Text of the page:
The Evolution of Bijin'ga (Beauty Pictures)
The word "bijin'ga" means "beauty picture" or "a portrait of a beautiful woman".
During the Edo period in Japan, Ukiyo-e artists often chose to depict
the people found in the "red light" districts (or pleasure quarters) of Edo (present-day Tokyo) - notably the kabuki actors
and beautiful women found there. Ukiyo-e artists found that portraits of waitresses, courtesans, and geisha from these districts
were wildly popular, and so these subjects flourished during the Edo period.
During the Meiji period, although the term "Ukiyo-e" ("floating world") still applies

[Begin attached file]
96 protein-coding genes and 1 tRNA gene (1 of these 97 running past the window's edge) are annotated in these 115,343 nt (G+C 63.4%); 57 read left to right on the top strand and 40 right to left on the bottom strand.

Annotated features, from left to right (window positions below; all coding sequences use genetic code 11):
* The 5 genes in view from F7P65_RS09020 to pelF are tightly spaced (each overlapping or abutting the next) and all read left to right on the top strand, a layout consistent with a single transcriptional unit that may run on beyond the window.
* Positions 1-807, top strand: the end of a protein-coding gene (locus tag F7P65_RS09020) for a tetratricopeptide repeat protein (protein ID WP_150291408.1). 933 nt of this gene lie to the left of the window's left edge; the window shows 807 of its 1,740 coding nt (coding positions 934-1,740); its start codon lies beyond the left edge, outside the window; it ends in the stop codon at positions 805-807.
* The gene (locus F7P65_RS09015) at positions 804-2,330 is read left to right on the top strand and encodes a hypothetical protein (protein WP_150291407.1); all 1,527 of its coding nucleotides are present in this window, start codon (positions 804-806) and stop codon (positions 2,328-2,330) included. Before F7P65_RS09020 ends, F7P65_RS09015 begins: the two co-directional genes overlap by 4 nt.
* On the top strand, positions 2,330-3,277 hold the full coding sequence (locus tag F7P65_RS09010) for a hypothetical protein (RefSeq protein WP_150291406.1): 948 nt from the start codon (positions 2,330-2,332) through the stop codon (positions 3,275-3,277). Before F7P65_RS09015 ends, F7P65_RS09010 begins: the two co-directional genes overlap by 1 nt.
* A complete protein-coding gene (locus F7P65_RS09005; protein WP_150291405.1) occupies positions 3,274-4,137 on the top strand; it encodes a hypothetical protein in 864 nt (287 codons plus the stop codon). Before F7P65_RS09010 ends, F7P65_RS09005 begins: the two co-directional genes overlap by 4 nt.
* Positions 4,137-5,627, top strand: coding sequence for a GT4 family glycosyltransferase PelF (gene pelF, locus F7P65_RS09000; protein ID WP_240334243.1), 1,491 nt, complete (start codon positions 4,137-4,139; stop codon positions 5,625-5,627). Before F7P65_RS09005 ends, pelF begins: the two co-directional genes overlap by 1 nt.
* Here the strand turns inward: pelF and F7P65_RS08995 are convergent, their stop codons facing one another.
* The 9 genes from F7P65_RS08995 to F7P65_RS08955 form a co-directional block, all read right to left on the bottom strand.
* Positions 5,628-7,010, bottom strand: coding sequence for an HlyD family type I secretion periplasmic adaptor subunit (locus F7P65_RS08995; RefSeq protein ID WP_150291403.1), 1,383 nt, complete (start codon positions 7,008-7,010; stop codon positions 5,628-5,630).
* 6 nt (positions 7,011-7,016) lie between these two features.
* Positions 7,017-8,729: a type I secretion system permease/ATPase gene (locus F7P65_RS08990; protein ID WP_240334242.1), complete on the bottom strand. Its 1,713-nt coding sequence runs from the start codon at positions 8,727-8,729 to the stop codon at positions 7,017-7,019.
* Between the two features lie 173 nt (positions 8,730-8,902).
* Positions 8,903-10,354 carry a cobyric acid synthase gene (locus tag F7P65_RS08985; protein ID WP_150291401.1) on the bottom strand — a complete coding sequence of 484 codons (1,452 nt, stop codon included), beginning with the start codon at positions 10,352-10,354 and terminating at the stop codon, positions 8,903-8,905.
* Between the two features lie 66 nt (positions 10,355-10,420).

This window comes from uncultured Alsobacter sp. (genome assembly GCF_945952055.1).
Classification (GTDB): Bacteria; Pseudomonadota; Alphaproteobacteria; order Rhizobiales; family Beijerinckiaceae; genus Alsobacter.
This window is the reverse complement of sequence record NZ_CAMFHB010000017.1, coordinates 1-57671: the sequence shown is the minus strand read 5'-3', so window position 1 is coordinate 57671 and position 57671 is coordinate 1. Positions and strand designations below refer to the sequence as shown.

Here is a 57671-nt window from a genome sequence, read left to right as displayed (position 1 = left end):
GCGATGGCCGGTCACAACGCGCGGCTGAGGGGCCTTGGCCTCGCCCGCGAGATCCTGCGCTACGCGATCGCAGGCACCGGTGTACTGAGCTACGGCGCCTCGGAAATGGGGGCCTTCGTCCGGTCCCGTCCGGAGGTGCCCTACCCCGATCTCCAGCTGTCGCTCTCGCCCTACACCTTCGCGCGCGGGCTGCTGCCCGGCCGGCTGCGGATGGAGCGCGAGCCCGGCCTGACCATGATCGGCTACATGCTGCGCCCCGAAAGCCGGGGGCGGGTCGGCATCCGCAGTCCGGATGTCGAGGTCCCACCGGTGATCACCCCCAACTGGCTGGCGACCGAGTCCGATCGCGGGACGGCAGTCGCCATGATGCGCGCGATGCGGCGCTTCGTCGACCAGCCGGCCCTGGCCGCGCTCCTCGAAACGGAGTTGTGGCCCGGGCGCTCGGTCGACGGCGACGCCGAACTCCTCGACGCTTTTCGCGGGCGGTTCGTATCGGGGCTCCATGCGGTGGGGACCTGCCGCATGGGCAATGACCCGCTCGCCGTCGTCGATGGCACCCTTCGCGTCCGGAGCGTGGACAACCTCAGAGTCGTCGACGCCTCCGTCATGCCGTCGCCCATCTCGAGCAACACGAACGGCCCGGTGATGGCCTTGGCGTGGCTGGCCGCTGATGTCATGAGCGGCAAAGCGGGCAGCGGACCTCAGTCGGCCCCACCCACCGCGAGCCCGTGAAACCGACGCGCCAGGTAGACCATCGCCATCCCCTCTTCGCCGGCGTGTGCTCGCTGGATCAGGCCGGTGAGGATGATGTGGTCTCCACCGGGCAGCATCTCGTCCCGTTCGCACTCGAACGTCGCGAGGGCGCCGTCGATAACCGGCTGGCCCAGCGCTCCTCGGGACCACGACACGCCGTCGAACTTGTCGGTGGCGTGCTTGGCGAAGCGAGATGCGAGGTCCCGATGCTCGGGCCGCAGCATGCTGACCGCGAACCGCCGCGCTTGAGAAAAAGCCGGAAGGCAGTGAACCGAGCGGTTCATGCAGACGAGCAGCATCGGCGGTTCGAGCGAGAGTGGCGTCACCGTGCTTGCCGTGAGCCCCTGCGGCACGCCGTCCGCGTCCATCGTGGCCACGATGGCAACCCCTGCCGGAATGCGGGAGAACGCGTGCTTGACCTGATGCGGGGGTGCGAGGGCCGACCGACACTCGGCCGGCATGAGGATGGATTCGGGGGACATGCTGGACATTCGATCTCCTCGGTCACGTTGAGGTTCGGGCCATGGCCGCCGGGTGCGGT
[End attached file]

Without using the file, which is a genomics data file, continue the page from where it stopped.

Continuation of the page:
to the style, the subject matter slowly changed. Kabuki actors and courtesan portraits were still being produced, but the
real focus of attention moved from courtesan bijin'ga to everyday beautiful women performing ordinary tasks.
Bijin'ga, for the most part, were not even considered art when they were produced.
Many kabuki actor and bijin'ga prints were used for advertisements, postcards, and mementos for special occasions.
"Beauty in a Tree"
This particular bijin'ga was executed during the Edo period by Kuniyoshi. It
was originally part of a triptych, or a set of three prints that form a unifying scene. These examples of bijin'ga triptychs may help us understand how this picture originally fit together with two other prints.